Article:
China’s Rupert Murdoch eyes foreign sports

After spending a record amount on the broadcasting rights for China’s top football division, Li Ruigang is looking overseas, where he already owns a stake in Manchester City.

After paying a record-breaking Rmb8 billion ($1.3 billion) for the five-year broadcasting rights to Chinese Super League football and buying a chunk of oil-backed English soccer club Manchester City, Li Ruigang is eyeing more high-quality sports assets globally, the Chinese media mogul said on Wednesday at the Boao Forum in Hainan.

Sport, which accounted for just 0.64% of Chinese GDP in 2014, is on the cusp of something big, with football leading the way as the country flexes its financial muscles in search of top-quality assets, including a growing line of soccer players from South America and Europe. But it’s not just football that the chairman of state-backed investment firm China Media Capital has his eyes on.

“My team has been paying close attention to sports assets overseas, not just football assets,” Li said in response to a question posed by FinanceAsia during a panel discussion on the industry.

He declined to provide further details but said his aim is to invest in international sports companies with advanced management and operational skills and experience that could be brought back to China to benefit the domestic sports market.

“Until I invested in Manchester City, I didn’t realise the operation of a football club could be a teaching case of a business school. It’s not simple at all. It’s completely different from what we experienced while investing in China’s Super League,” said the man sometimes cast as China’s Rupert Murdoch.

He recalled his experience last weekend watching the derby between Manchester City and Manchester United, one of the world’s best supported clubs, before flying over to Hainan. “We were wearing suits and ties to watch the match, which could be a [great] experience. It could be an important part of business development,” he said, noting the current differences with top-flight Chinese football.

Whether football fans in Europe and elsewhere are as equally enamoured as Li by the way the so-called people’s game is increasingly bound by the demands of corporate culture is another thing. 

In October 2015, China Media Capital outbid China’s largest national broadcaster China Central Television amongst others to win exclusive global broadcast rights to the China Super League for the next five years.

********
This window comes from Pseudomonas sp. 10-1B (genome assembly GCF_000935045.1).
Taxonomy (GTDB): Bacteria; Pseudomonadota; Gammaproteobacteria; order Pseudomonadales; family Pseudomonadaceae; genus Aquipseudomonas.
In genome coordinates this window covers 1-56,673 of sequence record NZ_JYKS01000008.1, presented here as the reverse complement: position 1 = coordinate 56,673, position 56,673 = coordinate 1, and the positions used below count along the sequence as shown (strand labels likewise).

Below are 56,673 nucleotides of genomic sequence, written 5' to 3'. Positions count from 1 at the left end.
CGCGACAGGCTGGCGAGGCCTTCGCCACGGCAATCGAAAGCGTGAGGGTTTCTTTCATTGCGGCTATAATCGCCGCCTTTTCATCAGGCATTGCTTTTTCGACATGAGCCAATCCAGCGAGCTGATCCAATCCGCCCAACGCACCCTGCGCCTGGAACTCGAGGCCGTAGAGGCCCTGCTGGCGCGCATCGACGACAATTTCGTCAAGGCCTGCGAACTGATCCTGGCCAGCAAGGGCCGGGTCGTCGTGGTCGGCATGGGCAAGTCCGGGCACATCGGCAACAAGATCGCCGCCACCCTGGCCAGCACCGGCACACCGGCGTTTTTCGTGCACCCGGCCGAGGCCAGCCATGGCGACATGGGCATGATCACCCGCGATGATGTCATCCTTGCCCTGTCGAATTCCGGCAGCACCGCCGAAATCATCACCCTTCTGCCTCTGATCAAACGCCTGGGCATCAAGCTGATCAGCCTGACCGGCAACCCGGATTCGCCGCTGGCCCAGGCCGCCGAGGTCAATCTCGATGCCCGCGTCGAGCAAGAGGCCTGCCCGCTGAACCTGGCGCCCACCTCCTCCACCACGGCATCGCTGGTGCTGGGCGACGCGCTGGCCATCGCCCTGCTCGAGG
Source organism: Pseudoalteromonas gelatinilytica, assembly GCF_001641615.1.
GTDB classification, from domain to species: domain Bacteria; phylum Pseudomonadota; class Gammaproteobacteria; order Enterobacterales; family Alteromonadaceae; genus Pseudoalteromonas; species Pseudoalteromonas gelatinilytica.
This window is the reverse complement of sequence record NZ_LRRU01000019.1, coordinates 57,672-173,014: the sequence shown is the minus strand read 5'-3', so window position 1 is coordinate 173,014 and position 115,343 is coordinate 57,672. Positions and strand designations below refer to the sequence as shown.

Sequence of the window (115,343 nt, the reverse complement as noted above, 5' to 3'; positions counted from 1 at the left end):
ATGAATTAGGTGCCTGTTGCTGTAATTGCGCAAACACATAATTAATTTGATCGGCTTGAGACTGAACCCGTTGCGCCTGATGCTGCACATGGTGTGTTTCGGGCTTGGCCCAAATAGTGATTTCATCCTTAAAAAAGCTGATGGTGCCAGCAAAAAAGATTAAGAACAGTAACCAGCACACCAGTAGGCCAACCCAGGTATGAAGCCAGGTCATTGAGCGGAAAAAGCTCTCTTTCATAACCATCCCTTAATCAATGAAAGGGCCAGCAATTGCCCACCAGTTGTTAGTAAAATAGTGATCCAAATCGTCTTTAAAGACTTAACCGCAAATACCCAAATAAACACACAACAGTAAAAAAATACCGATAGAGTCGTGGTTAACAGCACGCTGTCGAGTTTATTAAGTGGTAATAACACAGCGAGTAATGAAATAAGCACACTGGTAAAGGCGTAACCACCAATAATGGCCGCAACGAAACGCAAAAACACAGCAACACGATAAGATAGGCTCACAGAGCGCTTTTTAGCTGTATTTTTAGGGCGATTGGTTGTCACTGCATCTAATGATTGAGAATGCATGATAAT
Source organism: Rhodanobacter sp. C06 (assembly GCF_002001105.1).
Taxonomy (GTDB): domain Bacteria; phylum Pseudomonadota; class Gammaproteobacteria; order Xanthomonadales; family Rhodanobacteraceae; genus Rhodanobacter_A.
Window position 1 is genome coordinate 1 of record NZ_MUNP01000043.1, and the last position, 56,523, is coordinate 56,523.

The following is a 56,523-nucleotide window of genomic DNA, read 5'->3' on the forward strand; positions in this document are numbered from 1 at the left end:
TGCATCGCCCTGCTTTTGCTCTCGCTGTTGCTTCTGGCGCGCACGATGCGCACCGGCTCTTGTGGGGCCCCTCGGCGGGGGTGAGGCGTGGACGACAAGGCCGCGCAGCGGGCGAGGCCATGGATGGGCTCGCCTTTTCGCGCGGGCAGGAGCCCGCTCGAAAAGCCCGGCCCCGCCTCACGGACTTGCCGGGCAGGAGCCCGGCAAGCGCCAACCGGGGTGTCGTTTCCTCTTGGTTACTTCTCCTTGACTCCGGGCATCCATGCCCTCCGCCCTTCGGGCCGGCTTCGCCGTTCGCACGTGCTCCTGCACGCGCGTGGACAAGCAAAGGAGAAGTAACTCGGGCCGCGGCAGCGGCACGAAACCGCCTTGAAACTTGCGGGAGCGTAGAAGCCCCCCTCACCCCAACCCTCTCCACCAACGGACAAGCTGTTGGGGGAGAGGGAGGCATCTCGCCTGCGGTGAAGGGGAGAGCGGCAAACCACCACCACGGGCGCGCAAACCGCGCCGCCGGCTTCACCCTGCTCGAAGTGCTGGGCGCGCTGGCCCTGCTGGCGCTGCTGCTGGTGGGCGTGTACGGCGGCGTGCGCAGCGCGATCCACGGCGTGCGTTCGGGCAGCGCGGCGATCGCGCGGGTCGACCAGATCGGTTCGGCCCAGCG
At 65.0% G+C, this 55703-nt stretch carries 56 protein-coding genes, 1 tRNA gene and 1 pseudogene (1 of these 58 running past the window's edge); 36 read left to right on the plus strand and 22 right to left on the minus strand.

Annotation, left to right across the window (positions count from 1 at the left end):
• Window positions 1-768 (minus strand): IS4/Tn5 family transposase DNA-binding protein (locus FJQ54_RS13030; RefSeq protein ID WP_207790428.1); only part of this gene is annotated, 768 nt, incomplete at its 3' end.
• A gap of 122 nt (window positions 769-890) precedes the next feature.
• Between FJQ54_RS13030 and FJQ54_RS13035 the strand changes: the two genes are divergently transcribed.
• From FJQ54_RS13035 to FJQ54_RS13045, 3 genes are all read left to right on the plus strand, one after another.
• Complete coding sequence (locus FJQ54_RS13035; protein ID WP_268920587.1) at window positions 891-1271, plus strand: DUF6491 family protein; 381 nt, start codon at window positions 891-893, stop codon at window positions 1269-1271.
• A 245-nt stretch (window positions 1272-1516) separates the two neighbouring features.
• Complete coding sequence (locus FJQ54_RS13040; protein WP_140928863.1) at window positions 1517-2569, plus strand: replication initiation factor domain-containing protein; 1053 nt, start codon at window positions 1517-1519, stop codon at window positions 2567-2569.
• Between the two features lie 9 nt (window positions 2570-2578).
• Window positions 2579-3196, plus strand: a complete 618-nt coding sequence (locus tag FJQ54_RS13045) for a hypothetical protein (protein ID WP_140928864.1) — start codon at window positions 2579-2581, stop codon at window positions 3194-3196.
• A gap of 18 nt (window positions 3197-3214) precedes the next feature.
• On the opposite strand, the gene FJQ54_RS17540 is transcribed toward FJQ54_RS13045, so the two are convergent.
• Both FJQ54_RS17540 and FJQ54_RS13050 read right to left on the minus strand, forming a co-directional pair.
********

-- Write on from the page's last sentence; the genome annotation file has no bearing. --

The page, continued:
Less than two months later, a China Media Capital-led consortium paid $400 million for a 13% stake in City Football Group, the Abu Dhabi-based owner of Manchester City, whose football academy Li toured with President Xi Jinping during Xi’s state visit to the UK in October last year.

The Chinese government published a comprehensive blueprint last year to reform sport in China, not least football, with the aim of elevating the standard of Chinese football and one day hosting the football World Cup in China.

Li said Chinese investors should go beyond pure investment and be involved in the operation and management of international sports firms while making investments.

The Chinese are coming

“Japanese, Arabs, and Russians used to flock to give money to different football leagues, including UK’s Premier League. Now [the] Chinese are coming,” he said. “Maybe we are not able to run international sports tournaments or football clubs now but through investments we will develop and improve our ability to run international sports assets.”

CMC’s transactions also illustrate the untapped potential of China’s sports industry, which has grown more slowly than other areas of the economy including the technology, media, and telecoms sector.

“I personally think more and more capital will be pouring into the industry as it just starts to release the potential. Many investors are still studying the true value of the industry,” Li said.

Yao Ming, the former NBA superstar and current owner of the Shanghai Sharks, a Chinese basketball team, echoed this sentiment.

Yao said the sector has been shifting from being driven mainly by government capital to being driven by a combination of government, social capital, and market transactions, as well as by growing Chinese demand for better quality sports content.

As a result competition is getting fierce in China for sports-related businesses such as broadcast rights, paid content, and tickets sales.

“We are not competing with ourselves of yesterday, but with UK’s Premier League, Spain’s La Liga, NBA as well as China’s [booming] film industry,” he said. “Our sense of urgency is about how to win a place and cultivate our own consumers.”

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